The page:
When it comes to safety, the Passat does fine but doesn’t excel. Like the Camry and Accord, the Passat earned the highest five-star safety rating from the NHTSA. But things change in IIHS testing. The Camry earned the institution’s highest rating of Top Safety Pick+, and the Accord is considered a Top Safety Pick (though it doesn’t get a “+”) for 2018. Although the Passat earned the highest rating of Good in five crash tests, the second-lowest score of Marginal for the passenger-side small overlap test kept it from being a Top Safety Pick. For the front crash prevention test, the Passat also lagged behind the Camry and Accord’s top Superior rating with a lower score of Advanced for avoiding a collision in a 12-mph (19-km/h) test but not reducing speed in a 25-mph (40-km/h) collision.

Value is one area where the Passat excels. The sporty-looking R-Line model starts at $25,890 USD and comes standard with 19-inch alloy wheels, dual-zone automatic climate control, heated front seats, leatherette seating, R-Line interior trim, automatic emergency braking, blind-spot monitoring with rear cross-traffic alert, adaptive cruise control, a 6.3-inch infotainment screen, Apple CarPlay and Android Auto (the latter not offered on the Camry), and unique R-Line bumpers, grille, exterior trim, rear spoiler, and badging. The Camry’s and Accord’s sporty trims (like the R-Line) start slightly higher at $26,270 USD and $26,675 USD, respectively, but both of those cars include LED headlights. The Passat’s optional lighting package (LED headlights with LED daytime running lights and LED taillights) takes the sticker price of our tester to $27,085 USD.

With a starting price of $30,040 USD, the Passat GT is also laden with value. With the exception of adaptive cruise control, the GT comes standard with all of the above features and adds 19-inch Tornado alloy wheels, a sunroof, a proximity key, sport-tuned suspension, an exhaust system, front red accents, red brake calipers, carbon-fiber interior trim, and a black roof, spoiler, mirrors, and window trim (GT badging, grille, and exterior trim replaces the R-Line-branded components). With optional remote engine start and all-season floor and trunk liners, the price of our GT tester is $30,680 USD. The optional V-6 on the Camry and optional 2.0-liter turbo-four on the Accord also start higher than the Passat GT.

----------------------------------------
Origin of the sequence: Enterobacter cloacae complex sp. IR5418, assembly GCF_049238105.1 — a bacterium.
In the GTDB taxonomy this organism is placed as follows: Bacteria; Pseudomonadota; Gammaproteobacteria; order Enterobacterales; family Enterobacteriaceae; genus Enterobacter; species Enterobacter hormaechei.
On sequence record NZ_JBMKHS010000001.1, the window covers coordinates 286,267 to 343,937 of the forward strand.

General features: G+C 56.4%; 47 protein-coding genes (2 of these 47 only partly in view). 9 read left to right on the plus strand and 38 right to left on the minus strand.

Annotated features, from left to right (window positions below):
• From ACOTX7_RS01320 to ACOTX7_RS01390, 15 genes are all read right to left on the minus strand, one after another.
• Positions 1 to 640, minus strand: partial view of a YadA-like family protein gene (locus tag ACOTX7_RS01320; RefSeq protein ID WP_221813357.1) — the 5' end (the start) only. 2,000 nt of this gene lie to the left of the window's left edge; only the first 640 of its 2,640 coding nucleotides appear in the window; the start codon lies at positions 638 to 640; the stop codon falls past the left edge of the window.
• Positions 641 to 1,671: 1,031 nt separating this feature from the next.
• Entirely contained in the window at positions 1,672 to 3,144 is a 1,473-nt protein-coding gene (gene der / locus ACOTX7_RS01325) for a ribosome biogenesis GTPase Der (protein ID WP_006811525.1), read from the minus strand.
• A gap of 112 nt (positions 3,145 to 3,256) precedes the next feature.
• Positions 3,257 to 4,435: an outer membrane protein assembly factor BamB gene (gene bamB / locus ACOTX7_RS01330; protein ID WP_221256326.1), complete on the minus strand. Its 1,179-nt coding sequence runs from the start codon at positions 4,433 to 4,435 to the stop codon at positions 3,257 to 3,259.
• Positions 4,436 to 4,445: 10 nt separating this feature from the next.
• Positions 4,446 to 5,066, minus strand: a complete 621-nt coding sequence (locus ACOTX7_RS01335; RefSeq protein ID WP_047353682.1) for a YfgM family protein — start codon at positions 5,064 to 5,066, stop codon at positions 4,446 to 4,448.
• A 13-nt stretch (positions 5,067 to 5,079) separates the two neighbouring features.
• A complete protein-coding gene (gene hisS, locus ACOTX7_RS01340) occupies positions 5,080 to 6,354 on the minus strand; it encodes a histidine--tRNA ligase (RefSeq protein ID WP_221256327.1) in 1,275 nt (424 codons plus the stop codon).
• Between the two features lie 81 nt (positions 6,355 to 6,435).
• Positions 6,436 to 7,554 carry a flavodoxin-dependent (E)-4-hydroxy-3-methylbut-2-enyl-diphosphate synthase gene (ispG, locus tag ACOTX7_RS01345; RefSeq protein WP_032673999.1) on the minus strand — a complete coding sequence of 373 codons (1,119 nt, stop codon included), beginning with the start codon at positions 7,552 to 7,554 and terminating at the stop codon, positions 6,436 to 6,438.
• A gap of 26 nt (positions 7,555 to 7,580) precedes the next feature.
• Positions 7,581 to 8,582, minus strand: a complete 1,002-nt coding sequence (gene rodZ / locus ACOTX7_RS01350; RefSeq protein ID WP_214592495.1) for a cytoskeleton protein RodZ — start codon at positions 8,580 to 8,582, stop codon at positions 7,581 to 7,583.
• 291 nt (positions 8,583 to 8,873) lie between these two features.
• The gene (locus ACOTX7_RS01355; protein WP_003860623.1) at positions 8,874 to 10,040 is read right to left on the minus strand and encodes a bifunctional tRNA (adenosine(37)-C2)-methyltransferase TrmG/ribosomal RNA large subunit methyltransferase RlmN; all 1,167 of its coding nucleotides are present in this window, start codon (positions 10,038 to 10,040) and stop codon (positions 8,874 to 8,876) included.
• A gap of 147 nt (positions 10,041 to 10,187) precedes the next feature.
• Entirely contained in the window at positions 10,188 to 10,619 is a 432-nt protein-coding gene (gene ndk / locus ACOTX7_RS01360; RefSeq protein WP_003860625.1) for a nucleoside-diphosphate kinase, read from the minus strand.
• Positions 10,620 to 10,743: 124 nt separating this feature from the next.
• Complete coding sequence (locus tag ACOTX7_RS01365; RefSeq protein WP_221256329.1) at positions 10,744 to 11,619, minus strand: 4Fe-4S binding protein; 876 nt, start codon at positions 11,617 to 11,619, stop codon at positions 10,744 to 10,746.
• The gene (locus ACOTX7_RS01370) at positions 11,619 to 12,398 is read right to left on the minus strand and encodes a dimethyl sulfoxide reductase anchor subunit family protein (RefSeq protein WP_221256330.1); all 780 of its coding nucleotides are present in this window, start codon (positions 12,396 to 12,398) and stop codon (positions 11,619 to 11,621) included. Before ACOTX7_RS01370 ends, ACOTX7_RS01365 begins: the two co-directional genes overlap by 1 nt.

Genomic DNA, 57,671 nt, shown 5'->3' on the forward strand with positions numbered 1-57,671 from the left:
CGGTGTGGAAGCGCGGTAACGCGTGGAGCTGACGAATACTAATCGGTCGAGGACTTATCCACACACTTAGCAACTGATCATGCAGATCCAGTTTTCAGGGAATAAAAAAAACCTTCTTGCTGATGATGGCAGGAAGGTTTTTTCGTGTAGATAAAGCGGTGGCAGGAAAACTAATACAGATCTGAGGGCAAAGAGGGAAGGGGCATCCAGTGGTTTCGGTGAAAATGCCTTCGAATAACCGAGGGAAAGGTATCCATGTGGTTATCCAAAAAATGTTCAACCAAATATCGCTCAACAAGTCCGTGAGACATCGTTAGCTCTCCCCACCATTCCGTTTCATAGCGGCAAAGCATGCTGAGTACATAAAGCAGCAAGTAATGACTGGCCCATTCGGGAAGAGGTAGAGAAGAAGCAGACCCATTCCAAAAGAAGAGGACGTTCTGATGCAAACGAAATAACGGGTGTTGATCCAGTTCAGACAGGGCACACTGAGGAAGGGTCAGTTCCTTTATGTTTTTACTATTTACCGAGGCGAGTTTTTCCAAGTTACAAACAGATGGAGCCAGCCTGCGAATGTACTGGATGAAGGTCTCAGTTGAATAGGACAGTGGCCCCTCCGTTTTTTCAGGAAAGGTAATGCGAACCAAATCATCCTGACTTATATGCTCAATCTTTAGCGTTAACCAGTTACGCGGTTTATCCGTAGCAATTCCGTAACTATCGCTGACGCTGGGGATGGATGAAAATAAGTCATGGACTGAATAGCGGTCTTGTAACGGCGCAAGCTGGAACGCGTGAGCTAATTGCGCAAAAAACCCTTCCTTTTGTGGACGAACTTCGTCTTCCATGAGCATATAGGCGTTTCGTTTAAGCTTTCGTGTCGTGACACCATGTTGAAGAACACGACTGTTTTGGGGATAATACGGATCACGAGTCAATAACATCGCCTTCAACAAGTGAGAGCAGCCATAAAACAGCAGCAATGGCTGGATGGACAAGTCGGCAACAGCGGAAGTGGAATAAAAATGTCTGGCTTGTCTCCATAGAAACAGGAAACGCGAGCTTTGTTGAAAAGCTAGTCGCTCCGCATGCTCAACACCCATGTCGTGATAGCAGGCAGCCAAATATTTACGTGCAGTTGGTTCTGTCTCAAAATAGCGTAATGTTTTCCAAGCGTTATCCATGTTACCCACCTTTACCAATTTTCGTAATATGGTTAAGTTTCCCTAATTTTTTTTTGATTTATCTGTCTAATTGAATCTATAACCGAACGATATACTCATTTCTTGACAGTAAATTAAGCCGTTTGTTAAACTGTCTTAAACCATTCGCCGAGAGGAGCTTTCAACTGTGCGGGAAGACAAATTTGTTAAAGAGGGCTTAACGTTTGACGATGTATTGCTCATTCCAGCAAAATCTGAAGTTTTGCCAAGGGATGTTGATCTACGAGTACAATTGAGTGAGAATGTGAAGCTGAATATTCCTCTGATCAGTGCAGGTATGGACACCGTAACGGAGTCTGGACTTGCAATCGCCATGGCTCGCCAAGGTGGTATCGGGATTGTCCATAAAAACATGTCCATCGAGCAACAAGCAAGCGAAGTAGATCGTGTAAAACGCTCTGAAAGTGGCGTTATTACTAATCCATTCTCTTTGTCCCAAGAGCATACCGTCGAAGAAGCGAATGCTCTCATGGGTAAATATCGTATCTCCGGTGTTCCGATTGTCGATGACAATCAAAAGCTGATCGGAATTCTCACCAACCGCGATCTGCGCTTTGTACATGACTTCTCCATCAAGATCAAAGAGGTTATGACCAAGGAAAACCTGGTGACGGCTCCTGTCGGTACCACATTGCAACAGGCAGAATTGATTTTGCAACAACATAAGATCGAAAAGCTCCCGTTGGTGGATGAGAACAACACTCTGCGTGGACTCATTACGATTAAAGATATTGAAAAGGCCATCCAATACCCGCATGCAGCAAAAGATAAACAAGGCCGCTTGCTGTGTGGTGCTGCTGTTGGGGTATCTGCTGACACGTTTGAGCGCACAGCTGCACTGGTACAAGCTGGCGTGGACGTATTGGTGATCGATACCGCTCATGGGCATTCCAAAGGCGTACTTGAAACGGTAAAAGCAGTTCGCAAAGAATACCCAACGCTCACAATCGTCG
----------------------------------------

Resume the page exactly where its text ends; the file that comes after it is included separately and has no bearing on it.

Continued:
For all of the Passat’s mediocrities, there are some laudable features. The interior is spacious and comfortable (especially the big back seat), the engine note (when not droning) from both models is appealing, the interior has good fit and finish and is well laid out, the ride is usually comfortable, the adaptive cruise control system works well, and the infotainment system is responsive and easy to use. On the GT model, my favorite feature is Sport mode. It provides strong throttle response and transmission programming that loosely resembles Porsche’s PDK unit. Furthermore, Volkswagen’s updated bumper-to-bumper new car warranty is generous, lasting six years or 72,000 miles (116,000 km), and it’s transferable to subsequent owners.

Volkswagen can resolve many of the previously mentioned issues (handling, safety ratings, noise, and vibration) in the next Passat hopefully coming soon, riding on a new platform. But Volkswagen could also add the eight-speed automatic found in the new Jetta, larger infotainment and instrument cluster screens, a bit more style to the sterile interior, linear brakes, an electric parking brake, and a more complete package of driver-assist features that includes lane centering. If Volkswagen wants to make the Passat a tough competitor again, it needs more than updates. The redesigned Accord and Camry are considerably better than the models they replaced. It’s time for that to happen to the Passat.

Also interested in the Camry and Accord? Read our Camry vs. Accord comparisons—base-engine sedans here and the upgraded-engine models here.
2018 Volkswagen Passat TSI 2018 Volkswagen Passat GT
BASE PRICE $25,845 $29,940
PRICE AS TESTED $27,040 $30,625
VEHICLE LAYOUT Front-engine, FWD, 5-pass, 4-door sedan Front-engine, FWD, 5-pass, 4-door sedan
ENGINE 2.0L/174-hp/184-lb-ft turbo DOHC 16-valve I-4 3.6L/280-hp/258-lb-ft DOHC 24-valve V-6
TRANSMISSION 6-speed automatic 6-speed twin-clutch auto
CURB WEIGHT (F/R DIST) 3,354 lb (60/40%) 3,542 lb (59/41%)
WHEELBASE 110.4 in 110.4 in
LENGTH x WIDTH x HEIGHT 191.9 x 72.2 x 58.5 in 191.9 x 72.2 x 58.5 in
0-60 MPH 8.4 sec 5.8 sec
QUARTER MILE 16.4 sec @ 86.7 mph 14.4 sec @ 98.0 mph
BRAKING, 60-0 MPH 122 ft 126 ft
LATERAL ACCELERATION 0.85 g (avg) 0.87 g (avg)
MT FIGURE EIGHT 26.9 sec @ 0.64 g (avg) 26.5 sec @ 0.68 g (avg)
EPA CITY/HWY/COMB FUEL ECON 25/36/29 mpg 19/28/22 mpg
ENERGY CONS, CITY/HWY 135/94 kW-hrs/100 miles 177/120 kW-hrs/100 miles
CO2 EMISSIONS, COMB 0.67 lb/mile 0.87 lb/mile